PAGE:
facebook is rewriting the rules of the media game. much the way that tweaks to googles algorithms cause fat/ huge ripples/ shudders in the mass SEO business (and today, nearly every media outlet is in the SEO business to varying degrees), facebooks small adjustments to their site can have massive repercussions.
its interesting in all this how algorithmic theory is intersecting with media concerns like fairness, impartiality, freedom from censorship, openness, etc… is this a story about algorithms or people? its kind of about the intersection of the two. oh, throw in political pov (right vs left). its a volatile mix. throughout the story, people are grappling with a different landscape. a paradigm shift.
hi all, this is a long-in-the-works post of
piled up collected/ compiled links on an emerging area that is difficult to name/ circumscribe exactly, but its basically about new forms of collaboration augmented by cyberspace. this is a quickly emerging area that this blog has tracked in some other posts, and heres the latest batch, but also with an eye to identifying and articulating some key larger trends.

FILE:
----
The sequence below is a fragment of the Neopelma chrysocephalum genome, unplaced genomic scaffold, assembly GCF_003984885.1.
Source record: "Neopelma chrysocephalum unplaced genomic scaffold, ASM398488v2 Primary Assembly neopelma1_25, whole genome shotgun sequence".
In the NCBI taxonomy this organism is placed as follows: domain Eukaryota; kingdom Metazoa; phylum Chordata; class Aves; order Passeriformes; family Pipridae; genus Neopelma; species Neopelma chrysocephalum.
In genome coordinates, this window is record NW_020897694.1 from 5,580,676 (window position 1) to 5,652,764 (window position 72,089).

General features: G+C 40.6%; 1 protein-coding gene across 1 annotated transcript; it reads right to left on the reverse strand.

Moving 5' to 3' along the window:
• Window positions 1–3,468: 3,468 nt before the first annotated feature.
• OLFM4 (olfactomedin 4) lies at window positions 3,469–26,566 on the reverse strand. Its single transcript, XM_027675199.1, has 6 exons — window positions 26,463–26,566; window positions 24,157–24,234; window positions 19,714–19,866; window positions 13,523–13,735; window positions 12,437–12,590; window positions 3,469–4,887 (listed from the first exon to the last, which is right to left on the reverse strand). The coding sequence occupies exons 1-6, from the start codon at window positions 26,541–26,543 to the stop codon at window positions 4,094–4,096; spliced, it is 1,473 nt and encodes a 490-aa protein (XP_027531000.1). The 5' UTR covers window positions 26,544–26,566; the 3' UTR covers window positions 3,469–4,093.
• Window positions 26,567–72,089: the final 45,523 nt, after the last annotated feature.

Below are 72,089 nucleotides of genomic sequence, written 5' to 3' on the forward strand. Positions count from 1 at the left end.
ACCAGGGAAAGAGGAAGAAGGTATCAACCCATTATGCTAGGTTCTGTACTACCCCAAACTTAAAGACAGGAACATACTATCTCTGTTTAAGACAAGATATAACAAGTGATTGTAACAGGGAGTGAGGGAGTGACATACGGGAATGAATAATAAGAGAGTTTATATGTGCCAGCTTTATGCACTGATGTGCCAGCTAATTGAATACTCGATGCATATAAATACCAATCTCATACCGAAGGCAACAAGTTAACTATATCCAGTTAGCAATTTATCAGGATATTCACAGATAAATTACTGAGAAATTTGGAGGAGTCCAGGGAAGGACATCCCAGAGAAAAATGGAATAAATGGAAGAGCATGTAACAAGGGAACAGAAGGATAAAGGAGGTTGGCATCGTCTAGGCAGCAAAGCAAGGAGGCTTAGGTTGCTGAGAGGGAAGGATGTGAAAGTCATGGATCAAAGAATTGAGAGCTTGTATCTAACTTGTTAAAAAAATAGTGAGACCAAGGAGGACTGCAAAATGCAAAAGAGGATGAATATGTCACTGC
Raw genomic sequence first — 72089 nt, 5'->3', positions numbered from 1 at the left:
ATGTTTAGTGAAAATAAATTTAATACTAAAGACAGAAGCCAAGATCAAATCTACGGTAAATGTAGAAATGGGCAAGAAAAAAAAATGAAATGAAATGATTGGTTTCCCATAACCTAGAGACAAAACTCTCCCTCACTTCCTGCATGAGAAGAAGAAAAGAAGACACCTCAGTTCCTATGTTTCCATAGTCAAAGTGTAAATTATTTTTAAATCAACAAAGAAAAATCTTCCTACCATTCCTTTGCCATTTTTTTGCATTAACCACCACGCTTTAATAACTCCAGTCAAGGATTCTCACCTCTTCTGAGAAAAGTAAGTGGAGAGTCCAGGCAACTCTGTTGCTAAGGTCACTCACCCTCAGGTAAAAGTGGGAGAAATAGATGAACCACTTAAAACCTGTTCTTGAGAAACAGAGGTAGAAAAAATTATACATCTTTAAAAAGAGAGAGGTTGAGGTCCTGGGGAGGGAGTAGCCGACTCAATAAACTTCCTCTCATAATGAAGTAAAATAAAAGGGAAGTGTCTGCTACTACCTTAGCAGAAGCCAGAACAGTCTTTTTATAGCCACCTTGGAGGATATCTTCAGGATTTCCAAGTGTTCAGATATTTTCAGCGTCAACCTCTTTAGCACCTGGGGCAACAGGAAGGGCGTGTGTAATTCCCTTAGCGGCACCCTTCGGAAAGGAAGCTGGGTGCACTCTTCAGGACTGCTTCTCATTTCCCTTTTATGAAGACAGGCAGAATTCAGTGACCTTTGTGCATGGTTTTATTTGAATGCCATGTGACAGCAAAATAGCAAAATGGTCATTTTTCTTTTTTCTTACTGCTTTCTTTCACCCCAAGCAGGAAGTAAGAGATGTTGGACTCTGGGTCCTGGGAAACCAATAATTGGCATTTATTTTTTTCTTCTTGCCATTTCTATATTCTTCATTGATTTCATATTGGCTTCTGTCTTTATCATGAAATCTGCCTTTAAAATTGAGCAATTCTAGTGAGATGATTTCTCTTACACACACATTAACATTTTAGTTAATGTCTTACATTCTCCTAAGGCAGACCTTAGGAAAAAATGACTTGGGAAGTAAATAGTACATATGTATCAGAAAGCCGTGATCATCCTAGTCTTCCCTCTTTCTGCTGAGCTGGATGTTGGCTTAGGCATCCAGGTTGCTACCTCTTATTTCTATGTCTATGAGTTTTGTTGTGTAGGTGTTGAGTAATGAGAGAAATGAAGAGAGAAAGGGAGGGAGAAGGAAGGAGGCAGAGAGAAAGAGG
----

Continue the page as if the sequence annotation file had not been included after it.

the big social network-related “platforms” are Facebook, Twitter, Reddit, Google+, Instagram, StackExchange, Wikipedia. (wikipedia [e] has been covered in depth in prior posts and is typically not regarded as “social networking” but it clearly has strong overlap with the space in general when considered.) they vary quite a bit in nature but there seems to be some convergence going on.
a big area of focus/ adjustment/ contention is what might be called “feed algorithms”. Twitter/ Instagram recently announced changes in their feed algorithms in an attempt to increase “stickiness” aka engagement.[a] Twitter seems to be going thru some wrenching changes lately with large alteration in its executive management and feeling funding pressure/ squeeze. in short it seems to be having trouble monetizing its platform. same executive shakeup went on with Reddit where the toplevel gyrations made major headlines but maybe have now stabilized.[c] in reddits case some of this was due to the intensity of user commitment/ loyalty to the site. reddit has also made changes in feed aka ranking algorithms.
users do not like their feed algorithms altered. unfortunately the big platforms do not allow the user to select the feed algorithm. it seems like a simple/ obvious compromise: allow a few basic feed algorithms, and let users choose their own. but feed algorithms are similar in importance to the “big kahuna” Pagerank and companies want to maximize control over them as “drivers of eyeballs” and influence, and of course wrt advertising. so in a way there is a weird tension verging on “conflict of interest” at the heart of these platforms long noted… in short, users want to use the platforms and control them but the platforms want to control how they are used… software design can steer and sometimes subtly “push back” against user priorities… the software system/ platform can take on its own priorities… aka in the vernacular “taking on a life of its own…”